Following her exclamatory remarks regarding the lights, she sat down in her chair. After a few minutes, she drew three long, deep breaths, and then resumed her natural breathing. Her eyes rested upon the company that had been assembled for prayer. Father, knowing that after a vision everything looked strange to her, knelt by her side, and spoke in her ear, saying, “Ellen, you have been in vision.” WV 158.5

“Yes,” she said, her voice sounding far away, as though she were speaking to someone in another room. WV 158.6

“Were you shown many things?” Father asked. WV 158.7

“Yes,” she replied. WV 158.8

“Would you like to tell us about them now?” he asked. WV 158.9

“Not now,” was her response. So the company was dismissed, and she went back to her room (Ibid.). WV 158.10

W. C. White continued his account of the vision: WV 158.11

Father then hastened down to the Review office to meet the brethren who were coming in from the East and the West to attend the dedication. About sundown he came up from the office, walking through the snow, for it had been snowing quite heavily during the afternoon. Entering the house, he threw off his overcoat in the kitchen, and hastened up to Mother's room. There, after a few words of inquiry about the experience of the afternoon, he said, “Ellen, there is to be an important meeting in the church this evening. Do you wish to attend?” WV 158.12

“Certainly,” she answered. So she dressed for the meeting, and with Father, walked down through the snow to the church (Ibid.). WV 159.1

In the next few evenings she rehearsed the many subjects revealed to her in the vision. She made an appeal to her hearers to take a broader view of the work. WV 159.2

She said: WV 159.3

The time was not far distant when we should send ministers to many foreign lands, that God would bless their labors, and that there would be in many places a work of publishing the present truth. WV 159.4

She said that in the vision she had seen printing presses running in many foreign lands, printing periodicals, tracts, and books containing truths regarding the sacredness of the Sabbath and the soon coming of Jesus. WV 159.5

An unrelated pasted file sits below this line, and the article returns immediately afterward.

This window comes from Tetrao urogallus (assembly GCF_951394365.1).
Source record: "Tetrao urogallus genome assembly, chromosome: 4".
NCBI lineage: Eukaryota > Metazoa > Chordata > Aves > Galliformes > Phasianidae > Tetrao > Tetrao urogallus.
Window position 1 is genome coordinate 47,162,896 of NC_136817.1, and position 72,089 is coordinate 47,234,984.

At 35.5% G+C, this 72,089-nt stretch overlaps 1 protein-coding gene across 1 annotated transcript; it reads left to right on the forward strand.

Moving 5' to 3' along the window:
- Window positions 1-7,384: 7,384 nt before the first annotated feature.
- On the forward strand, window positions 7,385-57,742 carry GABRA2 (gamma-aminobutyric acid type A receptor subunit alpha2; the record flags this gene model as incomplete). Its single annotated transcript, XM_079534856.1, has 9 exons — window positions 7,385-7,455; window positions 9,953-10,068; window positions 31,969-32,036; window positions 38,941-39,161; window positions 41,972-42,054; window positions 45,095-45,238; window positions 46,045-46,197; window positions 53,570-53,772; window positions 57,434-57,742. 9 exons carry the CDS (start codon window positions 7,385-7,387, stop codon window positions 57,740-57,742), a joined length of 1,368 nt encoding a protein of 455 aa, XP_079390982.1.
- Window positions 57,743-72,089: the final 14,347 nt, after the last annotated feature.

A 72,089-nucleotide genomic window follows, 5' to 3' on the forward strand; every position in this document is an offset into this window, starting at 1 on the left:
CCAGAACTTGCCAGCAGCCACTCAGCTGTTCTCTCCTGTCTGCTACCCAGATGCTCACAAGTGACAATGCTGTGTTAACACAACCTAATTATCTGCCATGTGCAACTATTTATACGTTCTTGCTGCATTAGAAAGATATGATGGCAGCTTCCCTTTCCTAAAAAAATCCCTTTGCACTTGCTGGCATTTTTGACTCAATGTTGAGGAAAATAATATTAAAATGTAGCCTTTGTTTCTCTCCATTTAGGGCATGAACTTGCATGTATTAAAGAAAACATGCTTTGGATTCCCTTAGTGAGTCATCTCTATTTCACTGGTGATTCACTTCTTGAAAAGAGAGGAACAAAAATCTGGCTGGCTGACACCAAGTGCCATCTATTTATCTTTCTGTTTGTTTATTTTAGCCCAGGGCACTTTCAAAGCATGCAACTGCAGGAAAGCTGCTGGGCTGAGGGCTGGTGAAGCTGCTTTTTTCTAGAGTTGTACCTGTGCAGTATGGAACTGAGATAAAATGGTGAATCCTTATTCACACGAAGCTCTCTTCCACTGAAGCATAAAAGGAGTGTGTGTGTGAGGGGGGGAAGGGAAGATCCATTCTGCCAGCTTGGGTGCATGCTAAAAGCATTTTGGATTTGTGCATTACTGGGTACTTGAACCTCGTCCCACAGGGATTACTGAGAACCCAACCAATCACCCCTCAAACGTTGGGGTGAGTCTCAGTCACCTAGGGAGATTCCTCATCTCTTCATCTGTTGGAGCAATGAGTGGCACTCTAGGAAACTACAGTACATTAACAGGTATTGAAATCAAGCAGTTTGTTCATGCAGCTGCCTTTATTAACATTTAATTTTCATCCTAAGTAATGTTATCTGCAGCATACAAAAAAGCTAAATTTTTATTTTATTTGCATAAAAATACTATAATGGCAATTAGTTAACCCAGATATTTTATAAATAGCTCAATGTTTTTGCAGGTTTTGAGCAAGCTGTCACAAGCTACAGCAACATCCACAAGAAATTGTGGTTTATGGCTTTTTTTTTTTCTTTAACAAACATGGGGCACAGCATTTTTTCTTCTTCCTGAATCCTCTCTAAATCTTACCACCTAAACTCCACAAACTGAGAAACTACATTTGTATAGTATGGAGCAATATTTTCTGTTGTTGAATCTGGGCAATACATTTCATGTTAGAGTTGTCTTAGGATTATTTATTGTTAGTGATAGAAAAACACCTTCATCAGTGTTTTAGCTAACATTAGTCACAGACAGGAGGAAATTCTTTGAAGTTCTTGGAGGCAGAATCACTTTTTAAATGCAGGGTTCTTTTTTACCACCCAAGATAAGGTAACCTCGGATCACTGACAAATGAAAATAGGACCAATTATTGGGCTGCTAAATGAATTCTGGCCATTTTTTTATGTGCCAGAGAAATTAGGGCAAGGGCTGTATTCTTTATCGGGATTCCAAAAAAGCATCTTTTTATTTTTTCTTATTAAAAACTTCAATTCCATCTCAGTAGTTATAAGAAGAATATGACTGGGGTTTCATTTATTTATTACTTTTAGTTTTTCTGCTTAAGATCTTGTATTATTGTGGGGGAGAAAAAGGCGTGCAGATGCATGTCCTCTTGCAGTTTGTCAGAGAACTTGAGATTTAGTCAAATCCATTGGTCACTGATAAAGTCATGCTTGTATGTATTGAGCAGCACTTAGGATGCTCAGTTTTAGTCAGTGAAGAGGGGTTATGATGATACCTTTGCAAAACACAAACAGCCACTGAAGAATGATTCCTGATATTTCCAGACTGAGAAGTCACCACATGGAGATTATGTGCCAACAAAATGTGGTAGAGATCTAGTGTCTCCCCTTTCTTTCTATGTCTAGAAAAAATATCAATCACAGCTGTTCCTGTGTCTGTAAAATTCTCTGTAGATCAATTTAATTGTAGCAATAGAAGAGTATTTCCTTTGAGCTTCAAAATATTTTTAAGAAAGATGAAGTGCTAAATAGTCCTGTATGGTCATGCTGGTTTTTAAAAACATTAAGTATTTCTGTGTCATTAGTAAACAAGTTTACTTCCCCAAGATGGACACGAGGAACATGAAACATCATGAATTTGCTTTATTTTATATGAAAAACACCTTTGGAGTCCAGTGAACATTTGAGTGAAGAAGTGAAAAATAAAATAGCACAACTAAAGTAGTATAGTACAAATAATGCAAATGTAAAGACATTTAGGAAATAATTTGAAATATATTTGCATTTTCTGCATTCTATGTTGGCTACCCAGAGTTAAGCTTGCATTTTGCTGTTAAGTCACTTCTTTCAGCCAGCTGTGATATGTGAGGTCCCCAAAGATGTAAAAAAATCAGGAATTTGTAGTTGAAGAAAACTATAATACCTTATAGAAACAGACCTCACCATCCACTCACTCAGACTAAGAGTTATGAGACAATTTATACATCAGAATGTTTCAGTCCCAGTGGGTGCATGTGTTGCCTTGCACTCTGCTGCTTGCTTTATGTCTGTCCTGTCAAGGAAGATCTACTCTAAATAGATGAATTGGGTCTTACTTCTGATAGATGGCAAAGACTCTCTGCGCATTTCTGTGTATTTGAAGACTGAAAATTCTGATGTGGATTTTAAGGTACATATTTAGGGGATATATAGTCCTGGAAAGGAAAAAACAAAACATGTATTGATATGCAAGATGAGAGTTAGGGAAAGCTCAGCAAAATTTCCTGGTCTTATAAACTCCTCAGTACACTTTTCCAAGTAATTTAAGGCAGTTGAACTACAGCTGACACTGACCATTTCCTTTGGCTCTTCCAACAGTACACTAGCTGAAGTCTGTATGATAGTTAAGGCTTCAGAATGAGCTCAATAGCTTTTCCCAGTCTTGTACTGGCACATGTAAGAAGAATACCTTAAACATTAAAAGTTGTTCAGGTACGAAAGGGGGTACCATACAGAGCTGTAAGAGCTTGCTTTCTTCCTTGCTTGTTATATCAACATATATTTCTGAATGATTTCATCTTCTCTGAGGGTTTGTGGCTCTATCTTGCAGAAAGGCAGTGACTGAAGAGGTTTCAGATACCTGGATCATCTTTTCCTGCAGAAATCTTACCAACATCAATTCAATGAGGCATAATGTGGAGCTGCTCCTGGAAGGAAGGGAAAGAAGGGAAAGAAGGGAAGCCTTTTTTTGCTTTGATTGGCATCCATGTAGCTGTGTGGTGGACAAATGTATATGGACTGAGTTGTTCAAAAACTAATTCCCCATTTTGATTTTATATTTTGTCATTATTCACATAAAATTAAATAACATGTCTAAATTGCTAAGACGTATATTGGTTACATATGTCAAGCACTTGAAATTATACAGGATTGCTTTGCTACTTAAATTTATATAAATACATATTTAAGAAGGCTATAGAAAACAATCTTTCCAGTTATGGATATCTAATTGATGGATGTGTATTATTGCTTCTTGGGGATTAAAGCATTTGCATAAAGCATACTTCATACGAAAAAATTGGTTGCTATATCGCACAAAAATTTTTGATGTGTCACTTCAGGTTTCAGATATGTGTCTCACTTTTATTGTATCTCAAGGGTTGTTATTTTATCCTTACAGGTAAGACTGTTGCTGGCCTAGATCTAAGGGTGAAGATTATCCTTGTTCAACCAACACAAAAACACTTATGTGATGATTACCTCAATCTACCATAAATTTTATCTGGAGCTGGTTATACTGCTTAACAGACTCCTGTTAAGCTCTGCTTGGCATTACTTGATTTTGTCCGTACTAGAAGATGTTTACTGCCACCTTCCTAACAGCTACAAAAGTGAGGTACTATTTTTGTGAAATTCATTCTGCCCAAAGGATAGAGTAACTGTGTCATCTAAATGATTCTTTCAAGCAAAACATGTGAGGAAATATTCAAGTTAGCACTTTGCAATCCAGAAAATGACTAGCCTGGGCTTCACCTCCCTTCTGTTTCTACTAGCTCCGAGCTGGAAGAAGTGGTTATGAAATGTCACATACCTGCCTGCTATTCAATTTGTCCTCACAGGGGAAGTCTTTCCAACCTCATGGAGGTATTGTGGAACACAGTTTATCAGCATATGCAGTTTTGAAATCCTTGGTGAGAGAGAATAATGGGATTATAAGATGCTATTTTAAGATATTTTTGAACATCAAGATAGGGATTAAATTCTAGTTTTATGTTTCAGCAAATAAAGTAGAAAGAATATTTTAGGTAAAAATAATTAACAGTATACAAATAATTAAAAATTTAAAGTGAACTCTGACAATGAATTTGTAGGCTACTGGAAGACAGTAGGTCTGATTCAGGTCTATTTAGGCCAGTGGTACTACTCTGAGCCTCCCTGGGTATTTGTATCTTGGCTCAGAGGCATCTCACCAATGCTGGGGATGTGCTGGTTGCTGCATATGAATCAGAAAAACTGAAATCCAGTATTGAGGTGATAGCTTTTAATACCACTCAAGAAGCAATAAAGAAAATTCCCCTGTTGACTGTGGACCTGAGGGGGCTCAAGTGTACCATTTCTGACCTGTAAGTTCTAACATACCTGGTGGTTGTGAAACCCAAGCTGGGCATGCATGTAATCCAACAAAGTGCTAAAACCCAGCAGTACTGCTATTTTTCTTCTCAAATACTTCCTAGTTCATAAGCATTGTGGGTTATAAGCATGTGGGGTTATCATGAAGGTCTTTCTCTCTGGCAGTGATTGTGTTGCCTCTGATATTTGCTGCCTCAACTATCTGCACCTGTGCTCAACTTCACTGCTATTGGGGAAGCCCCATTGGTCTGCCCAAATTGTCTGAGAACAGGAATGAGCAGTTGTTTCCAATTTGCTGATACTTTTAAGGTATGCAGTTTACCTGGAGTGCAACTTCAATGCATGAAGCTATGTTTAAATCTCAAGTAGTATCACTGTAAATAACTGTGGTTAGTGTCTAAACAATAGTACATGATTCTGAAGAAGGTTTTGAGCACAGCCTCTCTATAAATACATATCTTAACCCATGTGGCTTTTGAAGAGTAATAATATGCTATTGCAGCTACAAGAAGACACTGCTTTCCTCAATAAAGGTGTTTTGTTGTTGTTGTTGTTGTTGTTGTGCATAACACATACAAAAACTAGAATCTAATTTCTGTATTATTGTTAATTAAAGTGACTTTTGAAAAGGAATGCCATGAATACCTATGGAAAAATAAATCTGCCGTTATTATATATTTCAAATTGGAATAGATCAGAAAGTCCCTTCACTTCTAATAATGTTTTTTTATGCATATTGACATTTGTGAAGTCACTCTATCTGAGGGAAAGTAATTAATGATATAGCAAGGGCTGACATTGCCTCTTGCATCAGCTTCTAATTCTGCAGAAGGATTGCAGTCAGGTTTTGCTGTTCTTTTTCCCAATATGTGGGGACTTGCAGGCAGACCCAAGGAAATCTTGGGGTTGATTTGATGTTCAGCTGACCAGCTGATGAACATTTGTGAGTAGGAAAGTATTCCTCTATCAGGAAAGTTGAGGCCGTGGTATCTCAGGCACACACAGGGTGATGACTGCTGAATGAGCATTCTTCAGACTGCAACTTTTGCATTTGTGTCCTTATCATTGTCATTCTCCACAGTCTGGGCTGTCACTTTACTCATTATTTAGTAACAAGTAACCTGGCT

At this point Father interrupted and said, “Ellen, can you tell us the names of those countries?” She hesitated a moment and then said, “No, I do not know the names. The picture of the places and of the printing presses is very clear, and if I should ever see them, I would recognize them. But I did not hear the names of the places. Oh, yes, I remember one; the angel said, ‘Australia’” (Ibid., February 17, 1938 [see all The General Conference Bulletin, 1909, 92, 93]). WV 159.6

A decade later, while visiting Europe, she recognized the presses in the publishing house in Switzerland as shown to her in this 1875 vision; the same can be said of the presses she saw in Australia still later. WV 159.7

This was the last vision given to Ellen White accompanied by physical phenomena concerning which we have detailed information and published reports attesting to it. WV 159.8

It is significant that this vision, with its far-reaching view of the worldwide work of the Advent movement, was given in connection with the dedication of Battle Creek College on Monday, January 4, 1875. Battle Creek College was to be different from the secular colleges. Its purpose was to train workers to preach the gospel and the soon coming of Christ. Instruction was to be Christ-centered. The teachers were to be dedicated men and women. It was intended to be a model on which the whole system of Adventist education was to be patterned. WV 159.9